When soon-to-be-centenarian Louis Gessay sets his sights on something — it happens.
For example, he always wanted to live in California, and was a resident by his 20s; he wanted to be a psychiatrist at a time when it wasn’t considered a respected profession, and had his own practice by his 30s; he wanted to be a member of the La Jolla Country Club, and remains one of its most notable. In fact, Gessay has been a member for so long, he will become an Honorary Lifetime Member on his 100th birthday — Friday, Aug. 16.
The youngest of seven children, Gessay grew up in Connecticut, but was forever California dreaming.
“I have always had the wish, even back in college, to come to California,” he told La Jolla Light. “I made a point to meet people that came from California, and I never wanted to make a decision about my future until I got to see California.”
A medical student in training, Gessay was a protégé for a doctor who was grooming him for a life in surgery.
“But I knew I didn’t want to be a surgeon. I knew I couldn’t do it,” he said. “My first wife Peggy was a nurse in the Harvard psychiatric unit, so I was introduced to some of the people there.”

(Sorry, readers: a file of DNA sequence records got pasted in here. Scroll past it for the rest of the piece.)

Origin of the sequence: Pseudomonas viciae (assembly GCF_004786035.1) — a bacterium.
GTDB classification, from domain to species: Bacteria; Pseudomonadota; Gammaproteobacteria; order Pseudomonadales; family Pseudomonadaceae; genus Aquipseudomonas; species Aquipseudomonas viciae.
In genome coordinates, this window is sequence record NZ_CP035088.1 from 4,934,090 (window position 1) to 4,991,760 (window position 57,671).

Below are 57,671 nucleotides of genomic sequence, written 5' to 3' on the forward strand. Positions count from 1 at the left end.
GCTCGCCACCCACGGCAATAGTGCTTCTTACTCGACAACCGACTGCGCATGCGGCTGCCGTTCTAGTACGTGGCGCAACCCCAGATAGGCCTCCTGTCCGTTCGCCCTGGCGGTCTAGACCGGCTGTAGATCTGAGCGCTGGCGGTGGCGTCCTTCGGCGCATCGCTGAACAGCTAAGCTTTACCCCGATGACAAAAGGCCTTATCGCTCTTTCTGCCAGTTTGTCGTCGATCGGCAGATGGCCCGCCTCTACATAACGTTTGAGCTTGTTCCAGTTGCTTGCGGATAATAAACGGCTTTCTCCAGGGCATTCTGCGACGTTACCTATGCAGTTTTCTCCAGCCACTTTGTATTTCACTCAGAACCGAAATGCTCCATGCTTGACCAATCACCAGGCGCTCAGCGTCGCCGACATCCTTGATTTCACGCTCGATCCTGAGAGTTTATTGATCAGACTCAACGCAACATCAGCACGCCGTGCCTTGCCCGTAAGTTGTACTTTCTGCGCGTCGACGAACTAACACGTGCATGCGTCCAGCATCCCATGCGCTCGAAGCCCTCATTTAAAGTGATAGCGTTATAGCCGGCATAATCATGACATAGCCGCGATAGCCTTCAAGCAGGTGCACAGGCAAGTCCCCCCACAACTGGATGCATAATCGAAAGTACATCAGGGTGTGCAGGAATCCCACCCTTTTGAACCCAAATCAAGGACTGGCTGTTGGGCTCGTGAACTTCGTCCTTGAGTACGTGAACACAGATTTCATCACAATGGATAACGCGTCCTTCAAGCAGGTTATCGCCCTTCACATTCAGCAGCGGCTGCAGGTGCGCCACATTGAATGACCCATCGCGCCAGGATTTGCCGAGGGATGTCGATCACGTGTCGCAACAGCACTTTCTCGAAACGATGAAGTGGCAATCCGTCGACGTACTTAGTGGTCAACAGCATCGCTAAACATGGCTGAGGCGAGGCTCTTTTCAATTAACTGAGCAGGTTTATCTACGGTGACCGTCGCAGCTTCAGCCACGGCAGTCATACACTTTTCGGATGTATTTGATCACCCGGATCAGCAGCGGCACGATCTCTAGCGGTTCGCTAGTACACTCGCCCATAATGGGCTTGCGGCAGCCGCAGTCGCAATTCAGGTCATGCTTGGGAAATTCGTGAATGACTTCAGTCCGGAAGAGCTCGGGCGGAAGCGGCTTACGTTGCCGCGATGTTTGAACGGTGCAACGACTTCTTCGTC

Gessay gradually made his way through ranks studying and practicing psychiatry — but soon, military service came calling.
After completing an internship at the U.S. Naval Hospital during World War II, he was deployed to the Philippines with a troop “training for a Japanese invasion” that never came. But the war ended soon after he arrived, which he said, “was the biggest break of my life.”
He returned to the East Coast to begin a psychiatry residency in Boston, and was named a certified specialist by the American Board of Psychiatry and Neurology in 1951.
“I was good at solving problems, so I didn’t find psychiatry, it found me,” he said. “But many of my friends were doctors, and laughed at me when I told them I was in psychiatry. My colleagues thought psychiatrists were flakes or arrogant people.”
Gessay was called back to military service in 1953, and served in the Korean War, stationed at the Marine Corps Recruit Depot in San Diego as a Navy psychiatrist.
Now in California, his wife and children Lauren (now deceased), Greg and Glenn followed in 1954. The family bought a house in Ocean Beach and Gessay opened a psychiatric practice — as one of seven board certified psychiatrists in San Diego — across from Balboa Park.
But just to be sure San Diego was the place for the family (remember, he just wanted to live in California, not a particular area), he explored the state to see where he might want to settle. “My family and I drove from San Diego to San Francisco and we stopped in Long Beach, Carmel and Santa Barbara to see what all these places had to offer. I thought they could all be nice, but San Diego would be the most productive and my children were there.”
Once settled, Gessay observed that he was “five years ahead” in training than those around him in the psychiatric field.
Most notably, Gessay introduced an anesthetic medication to administer to patients undergoing electro-shock treatment to make the experience less painful.